[FOM] Frege and philosophy of language

Alasdair Urquhart urquhart at cs.toronto.edu
Wed Oct 22 15:15:07 EDT 2003

Dean Buckner writes that:

	Frege is universally revered as the founder of natural 
	language philosophy, as we know.  

I think the claim that he is "universally revered" for
this reason should be taken with a pinch of salt.

Grattan-Guiness in his recent "The Search for Mathematical
Roots 1870-1940" (Princeton 2000) writes of Frege:

	The position of Frege in this story is rather strange,
	and often misrepresented; so, unusually, we have to
	begin after his end.  Much commentary is available on an
	analytic philosopher of language writing in English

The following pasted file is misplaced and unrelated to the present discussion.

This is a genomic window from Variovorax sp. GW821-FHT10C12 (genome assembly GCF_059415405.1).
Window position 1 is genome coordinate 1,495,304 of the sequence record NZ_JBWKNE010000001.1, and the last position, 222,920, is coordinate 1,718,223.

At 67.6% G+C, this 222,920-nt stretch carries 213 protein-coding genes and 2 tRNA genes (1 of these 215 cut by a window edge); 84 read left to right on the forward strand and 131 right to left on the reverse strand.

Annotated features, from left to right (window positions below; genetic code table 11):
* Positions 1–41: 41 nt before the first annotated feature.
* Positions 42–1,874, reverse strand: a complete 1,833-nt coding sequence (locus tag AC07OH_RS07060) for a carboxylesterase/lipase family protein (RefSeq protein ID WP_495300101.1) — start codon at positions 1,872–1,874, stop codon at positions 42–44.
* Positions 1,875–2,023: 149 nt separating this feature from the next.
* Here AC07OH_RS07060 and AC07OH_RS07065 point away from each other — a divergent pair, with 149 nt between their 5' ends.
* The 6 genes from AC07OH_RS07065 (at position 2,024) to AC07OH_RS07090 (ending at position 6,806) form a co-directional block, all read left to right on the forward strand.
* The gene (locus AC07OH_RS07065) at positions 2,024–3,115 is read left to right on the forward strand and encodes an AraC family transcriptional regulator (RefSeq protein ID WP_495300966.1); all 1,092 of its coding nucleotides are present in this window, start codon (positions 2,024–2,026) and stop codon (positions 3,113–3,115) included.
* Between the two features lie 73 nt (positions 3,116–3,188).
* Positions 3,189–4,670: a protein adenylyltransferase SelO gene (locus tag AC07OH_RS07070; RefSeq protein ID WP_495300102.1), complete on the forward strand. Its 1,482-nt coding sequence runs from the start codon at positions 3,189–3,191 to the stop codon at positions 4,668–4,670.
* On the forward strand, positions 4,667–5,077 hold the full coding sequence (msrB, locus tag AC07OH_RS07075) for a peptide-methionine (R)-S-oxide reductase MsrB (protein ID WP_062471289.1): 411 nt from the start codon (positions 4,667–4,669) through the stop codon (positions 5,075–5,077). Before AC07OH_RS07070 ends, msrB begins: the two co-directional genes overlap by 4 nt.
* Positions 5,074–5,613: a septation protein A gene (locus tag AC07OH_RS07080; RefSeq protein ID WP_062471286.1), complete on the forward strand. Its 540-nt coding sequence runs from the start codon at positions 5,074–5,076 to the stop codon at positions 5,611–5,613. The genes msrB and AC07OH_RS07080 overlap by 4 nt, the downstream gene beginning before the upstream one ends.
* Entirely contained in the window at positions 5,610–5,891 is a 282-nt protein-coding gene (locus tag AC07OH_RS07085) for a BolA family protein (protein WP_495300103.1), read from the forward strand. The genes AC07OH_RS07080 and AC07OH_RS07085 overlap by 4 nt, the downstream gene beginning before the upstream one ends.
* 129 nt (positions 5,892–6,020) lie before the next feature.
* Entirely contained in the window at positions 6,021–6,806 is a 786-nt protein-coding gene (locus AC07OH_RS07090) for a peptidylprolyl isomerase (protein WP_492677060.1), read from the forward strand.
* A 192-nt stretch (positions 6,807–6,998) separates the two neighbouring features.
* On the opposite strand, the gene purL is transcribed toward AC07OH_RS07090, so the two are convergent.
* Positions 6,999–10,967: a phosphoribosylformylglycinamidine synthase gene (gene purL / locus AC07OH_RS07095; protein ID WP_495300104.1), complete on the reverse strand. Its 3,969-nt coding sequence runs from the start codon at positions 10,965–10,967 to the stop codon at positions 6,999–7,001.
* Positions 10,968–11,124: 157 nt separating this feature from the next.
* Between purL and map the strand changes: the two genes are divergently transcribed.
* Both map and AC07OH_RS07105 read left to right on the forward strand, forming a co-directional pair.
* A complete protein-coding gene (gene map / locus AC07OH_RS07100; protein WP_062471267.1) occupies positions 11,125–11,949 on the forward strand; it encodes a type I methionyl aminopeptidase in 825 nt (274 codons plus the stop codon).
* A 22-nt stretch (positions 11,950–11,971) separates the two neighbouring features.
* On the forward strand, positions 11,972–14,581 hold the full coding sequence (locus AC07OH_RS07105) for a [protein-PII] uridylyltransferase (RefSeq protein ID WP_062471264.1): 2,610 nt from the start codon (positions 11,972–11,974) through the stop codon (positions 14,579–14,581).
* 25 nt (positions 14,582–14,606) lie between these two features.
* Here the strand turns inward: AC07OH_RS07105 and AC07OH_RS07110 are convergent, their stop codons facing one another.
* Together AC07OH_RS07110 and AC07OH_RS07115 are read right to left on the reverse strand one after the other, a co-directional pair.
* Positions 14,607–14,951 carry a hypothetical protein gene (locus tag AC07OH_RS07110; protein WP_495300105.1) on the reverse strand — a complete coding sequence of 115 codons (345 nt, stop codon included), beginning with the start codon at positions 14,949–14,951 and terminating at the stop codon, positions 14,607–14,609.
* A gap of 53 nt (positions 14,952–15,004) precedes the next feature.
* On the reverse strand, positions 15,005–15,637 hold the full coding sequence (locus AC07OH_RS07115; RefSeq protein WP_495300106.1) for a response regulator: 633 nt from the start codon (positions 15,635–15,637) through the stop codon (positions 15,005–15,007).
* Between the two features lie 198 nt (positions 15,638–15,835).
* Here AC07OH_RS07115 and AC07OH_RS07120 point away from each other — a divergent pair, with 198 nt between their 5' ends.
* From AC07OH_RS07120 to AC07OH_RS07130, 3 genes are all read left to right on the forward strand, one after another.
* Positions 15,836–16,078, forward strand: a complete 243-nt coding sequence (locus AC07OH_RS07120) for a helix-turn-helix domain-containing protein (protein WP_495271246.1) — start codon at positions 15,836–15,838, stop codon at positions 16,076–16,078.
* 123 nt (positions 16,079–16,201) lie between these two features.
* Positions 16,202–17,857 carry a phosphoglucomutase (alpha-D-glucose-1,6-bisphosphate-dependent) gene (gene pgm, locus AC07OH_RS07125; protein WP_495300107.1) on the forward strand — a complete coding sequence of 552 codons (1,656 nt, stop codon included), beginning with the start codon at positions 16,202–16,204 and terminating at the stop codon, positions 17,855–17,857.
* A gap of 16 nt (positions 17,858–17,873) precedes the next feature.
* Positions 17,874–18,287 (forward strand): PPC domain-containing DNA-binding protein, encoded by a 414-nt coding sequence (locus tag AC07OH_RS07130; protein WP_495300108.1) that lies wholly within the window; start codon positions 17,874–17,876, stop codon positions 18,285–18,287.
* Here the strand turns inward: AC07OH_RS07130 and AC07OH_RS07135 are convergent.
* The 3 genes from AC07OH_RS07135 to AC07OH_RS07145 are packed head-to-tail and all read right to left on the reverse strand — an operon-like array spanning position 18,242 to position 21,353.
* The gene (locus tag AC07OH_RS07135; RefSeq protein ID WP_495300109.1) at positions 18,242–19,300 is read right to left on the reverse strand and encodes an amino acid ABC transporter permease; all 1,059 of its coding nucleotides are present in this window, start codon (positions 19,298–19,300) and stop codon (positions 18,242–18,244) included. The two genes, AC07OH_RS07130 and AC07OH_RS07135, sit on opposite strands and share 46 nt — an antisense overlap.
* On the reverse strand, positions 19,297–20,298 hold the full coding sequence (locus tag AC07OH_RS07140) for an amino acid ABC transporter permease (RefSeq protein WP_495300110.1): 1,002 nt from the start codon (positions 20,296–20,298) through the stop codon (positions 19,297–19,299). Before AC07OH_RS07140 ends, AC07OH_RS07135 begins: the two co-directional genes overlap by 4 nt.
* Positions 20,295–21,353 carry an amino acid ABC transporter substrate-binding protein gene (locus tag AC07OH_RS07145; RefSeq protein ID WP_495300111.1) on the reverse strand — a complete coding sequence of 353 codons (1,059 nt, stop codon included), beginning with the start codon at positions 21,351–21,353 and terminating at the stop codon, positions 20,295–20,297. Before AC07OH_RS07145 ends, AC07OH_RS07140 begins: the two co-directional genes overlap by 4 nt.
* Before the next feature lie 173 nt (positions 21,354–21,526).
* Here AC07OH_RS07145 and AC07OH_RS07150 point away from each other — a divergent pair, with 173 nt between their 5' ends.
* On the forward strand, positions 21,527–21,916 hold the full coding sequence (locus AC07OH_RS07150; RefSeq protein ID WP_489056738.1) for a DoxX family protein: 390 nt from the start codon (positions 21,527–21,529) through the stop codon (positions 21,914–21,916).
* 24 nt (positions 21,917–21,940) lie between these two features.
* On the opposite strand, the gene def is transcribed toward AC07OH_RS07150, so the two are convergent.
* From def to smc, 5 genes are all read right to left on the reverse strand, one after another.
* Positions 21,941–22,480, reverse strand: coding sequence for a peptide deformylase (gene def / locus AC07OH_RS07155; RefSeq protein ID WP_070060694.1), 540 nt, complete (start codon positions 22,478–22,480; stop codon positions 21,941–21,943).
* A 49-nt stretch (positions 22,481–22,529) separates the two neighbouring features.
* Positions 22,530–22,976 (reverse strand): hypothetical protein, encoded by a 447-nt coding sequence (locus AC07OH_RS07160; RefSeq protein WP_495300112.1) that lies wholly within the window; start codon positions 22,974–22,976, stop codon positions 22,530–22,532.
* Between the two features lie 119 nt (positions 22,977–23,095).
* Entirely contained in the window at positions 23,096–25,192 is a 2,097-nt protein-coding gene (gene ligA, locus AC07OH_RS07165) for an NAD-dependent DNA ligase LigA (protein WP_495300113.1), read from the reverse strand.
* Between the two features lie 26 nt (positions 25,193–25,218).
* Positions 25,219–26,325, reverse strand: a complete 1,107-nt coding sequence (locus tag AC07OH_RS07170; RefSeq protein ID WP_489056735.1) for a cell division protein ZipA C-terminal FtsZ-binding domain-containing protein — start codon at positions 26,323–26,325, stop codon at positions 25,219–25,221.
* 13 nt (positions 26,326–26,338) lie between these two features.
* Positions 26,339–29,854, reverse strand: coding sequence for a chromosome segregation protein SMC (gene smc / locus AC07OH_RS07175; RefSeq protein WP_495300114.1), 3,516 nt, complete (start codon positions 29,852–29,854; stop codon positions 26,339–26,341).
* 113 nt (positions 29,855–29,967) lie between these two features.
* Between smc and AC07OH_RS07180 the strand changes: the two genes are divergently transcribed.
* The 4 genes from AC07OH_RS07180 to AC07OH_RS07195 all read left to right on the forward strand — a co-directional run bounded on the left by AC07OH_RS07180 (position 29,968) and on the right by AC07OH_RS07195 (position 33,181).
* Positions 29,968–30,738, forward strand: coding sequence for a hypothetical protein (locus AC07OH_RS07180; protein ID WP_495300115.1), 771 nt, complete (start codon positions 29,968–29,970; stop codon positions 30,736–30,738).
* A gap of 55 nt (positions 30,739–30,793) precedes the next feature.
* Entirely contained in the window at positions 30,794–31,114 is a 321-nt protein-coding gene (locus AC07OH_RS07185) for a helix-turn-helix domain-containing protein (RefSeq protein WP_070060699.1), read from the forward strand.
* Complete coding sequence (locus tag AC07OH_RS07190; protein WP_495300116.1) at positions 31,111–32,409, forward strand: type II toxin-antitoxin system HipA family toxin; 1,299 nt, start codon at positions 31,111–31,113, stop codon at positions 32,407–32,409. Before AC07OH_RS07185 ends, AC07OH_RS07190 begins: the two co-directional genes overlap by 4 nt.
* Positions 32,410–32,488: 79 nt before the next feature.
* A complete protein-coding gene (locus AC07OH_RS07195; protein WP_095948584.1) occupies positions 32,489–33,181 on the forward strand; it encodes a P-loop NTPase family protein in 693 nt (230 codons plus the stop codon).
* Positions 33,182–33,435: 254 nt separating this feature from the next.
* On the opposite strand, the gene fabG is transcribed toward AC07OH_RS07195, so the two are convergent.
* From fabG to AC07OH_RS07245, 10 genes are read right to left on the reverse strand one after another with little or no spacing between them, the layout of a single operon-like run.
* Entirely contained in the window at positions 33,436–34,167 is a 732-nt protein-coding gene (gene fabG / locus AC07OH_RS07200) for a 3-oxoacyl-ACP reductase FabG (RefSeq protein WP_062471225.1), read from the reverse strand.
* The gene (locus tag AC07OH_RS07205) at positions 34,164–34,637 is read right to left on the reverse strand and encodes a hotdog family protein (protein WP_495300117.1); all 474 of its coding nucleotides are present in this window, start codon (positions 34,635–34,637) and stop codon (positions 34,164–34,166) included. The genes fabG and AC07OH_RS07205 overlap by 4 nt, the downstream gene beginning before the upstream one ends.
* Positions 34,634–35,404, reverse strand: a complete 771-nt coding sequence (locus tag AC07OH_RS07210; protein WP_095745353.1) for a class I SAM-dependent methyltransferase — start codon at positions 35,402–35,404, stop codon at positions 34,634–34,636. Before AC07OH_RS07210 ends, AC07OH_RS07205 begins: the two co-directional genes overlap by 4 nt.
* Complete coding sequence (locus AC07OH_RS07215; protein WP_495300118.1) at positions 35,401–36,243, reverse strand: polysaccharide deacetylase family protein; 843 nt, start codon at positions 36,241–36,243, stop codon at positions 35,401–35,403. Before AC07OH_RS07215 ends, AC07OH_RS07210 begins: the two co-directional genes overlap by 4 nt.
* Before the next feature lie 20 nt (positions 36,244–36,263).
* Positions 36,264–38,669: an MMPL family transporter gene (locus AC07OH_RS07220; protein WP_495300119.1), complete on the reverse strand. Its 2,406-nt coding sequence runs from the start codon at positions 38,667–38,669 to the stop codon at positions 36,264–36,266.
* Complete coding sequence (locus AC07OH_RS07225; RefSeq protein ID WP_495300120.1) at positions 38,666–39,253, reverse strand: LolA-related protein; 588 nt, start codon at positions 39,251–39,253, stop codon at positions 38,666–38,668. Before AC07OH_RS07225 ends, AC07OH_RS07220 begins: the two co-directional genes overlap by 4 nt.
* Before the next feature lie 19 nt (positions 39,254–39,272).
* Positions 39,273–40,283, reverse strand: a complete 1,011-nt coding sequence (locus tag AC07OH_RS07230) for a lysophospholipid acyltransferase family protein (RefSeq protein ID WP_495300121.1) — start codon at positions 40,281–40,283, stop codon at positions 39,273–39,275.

about meaning and its meaning(s), and putting forward
	some attendant philosophy of mathematics.  The historical
	record, however, reveals a different figure: Gottlob Frege
	(1848-1925), a mathematician who wrote in German, in 
	a markedly Platonic spirit, principally on the foundations
	of arithmetic and on a formal calculus in which it could
	be expressed (p. 177).

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